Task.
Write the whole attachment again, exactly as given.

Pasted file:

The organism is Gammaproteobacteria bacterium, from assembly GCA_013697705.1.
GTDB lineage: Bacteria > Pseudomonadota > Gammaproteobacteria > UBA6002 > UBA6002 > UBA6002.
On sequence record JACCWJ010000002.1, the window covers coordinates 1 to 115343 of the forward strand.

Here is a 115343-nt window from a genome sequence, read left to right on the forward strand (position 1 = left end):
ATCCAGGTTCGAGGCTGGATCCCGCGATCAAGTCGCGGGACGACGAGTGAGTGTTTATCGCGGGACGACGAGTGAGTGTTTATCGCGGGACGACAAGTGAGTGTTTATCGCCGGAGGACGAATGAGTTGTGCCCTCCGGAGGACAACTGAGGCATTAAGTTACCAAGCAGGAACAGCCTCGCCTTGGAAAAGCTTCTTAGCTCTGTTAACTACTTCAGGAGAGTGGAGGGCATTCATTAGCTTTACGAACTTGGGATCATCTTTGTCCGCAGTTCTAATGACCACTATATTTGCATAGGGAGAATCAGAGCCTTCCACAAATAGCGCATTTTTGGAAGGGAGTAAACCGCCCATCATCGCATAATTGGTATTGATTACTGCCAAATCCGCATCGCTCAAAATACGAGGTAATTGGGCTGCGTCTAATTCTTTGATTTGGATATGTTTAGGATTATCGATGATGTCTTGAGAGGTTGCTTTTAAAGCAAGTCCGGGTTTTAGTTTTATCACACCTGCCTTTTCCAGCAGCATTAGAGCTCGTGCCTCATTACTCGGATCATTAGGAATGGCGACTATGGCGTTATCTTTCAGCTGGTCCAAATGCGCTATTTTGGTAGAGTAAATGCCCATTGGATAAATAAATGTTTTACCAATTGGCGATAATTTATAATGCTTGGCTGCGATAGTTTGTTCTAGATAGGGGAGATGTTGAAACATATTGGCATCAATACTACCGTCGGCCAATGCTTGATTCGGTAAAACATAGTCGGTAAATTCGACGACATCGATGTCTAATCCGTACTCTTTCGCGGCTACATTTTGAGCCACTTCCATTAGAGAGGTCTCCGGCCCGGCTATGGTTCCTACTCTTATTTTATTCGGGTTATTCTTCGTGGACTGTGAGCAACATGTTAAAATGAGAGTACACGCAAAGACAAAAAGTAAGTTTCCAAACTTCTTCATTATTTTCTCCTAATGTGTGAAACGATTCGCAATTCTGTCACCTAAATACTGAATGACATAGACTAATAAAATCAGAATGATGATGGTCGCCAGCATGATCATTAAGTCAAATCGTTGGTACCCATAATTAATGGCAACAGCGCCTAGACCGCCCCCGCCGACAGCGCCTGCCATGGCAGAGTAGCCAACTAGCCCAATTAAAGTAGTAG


The organism is Gammaproteobacteria bacterium, from assembly GCA_013697705.1.
GTDB lineage: Bacteria > Pseudomonadota > Gammaproteobacteria > UBA6002 > UBA6002 > UBA6002.
On sequence record JACCWJ010000002.1, the window covers coordinates 1 to 115343 of the forward strand.

Here is a 115343-nt window from a genome sequence, read left to right on the forward strand (position 1 = left end):
ATCCAGGTTCGAGGCTGGATCCCGCGATCAAGTCGCGGGACGACGAGTGAGTGTTTATCGCGGGACGACGAGTGAGTGTTTATCGCGGGACGACAAGTGAGTGTTTATCGCCGGAGGACGAATGAGTTGTGCCCTCCGGAGGACAACTGAGGCATTAAGTTACCAAGCAGGAACAGCCTCGCCTTGGAAAAGCTTCTTAGCTCTGTTAACTACTTCAGGAGAGTGGAGGGCATTCATTAGCTTTACGAACTTGGGATCATCTTTGTCCGCAGTTCTAATGACCACTATATTTGCATAGGGAGAATCAGAGCCTTCCACAAATAGCGCATTTTTGGAAGGGAGTAAACCGCCCATCATCGCATAATTGGTATTGATTACTGCCAAATCCGCATCGCTCAAAATACGAGGTAATTGGGCTGCGTCTAATTCTTTGATTTGGATATGTTTAGGATTATCGATGATGTCTTGAGAGGTTGCTTTTAAAGCAAGTCCGGGTTTTAGTTTTATCACACCTGCCTTTTCCAGCAGCATTAGAGCTCGTGCCTCATTACTCGGATCATTAGGAATGGCGACTATGGCGTTATCTTTCAGCTGGTCCAAATGCGCTATTTTGGTAGAGTAAATGCCCATTGGATAAATAAATGTTTTACCAATTGGCGATAATTTATAATGCTTGGCTGCGATAGTTTGTTCTAGATAGGGGAGATGTTGAAACATATTGGCATCAATACTACCGTCGGCCAATGCTTGATTCGGTAAAACATAGTCGGTAAATTCGACGACATCGATGTCTAATCCGTACTCTTTCGCGGCTACATTTTGAGCCACTTCCATTAGAGAGGTCTCCGGCCCGGCTATGGTTCCTACTCTTATTTTATTCGGGTTATTCTTCGTGGACTGTGAGCAACATGTTAAAATGAGAGTACACGCAAAGACAAAAAGTAAGTTTCCAAACTTCTTCATTATTTTCTCCTAATGTGTGAAACGATTCGCAATTCTGTCACCTAAATACTGAATGACATAGACTAATAAAATCAGAATGATGATGGTCGCCAGCATGATCATTAAGTCAAATCGTTGGTACCCATAATTAATGGCAACAGCGCCTAGACCGCCCCCGCCGACAGCGCCTGCCATGGCAGAGTAGCCAACTAGCCCAATTAAAGTAGTAG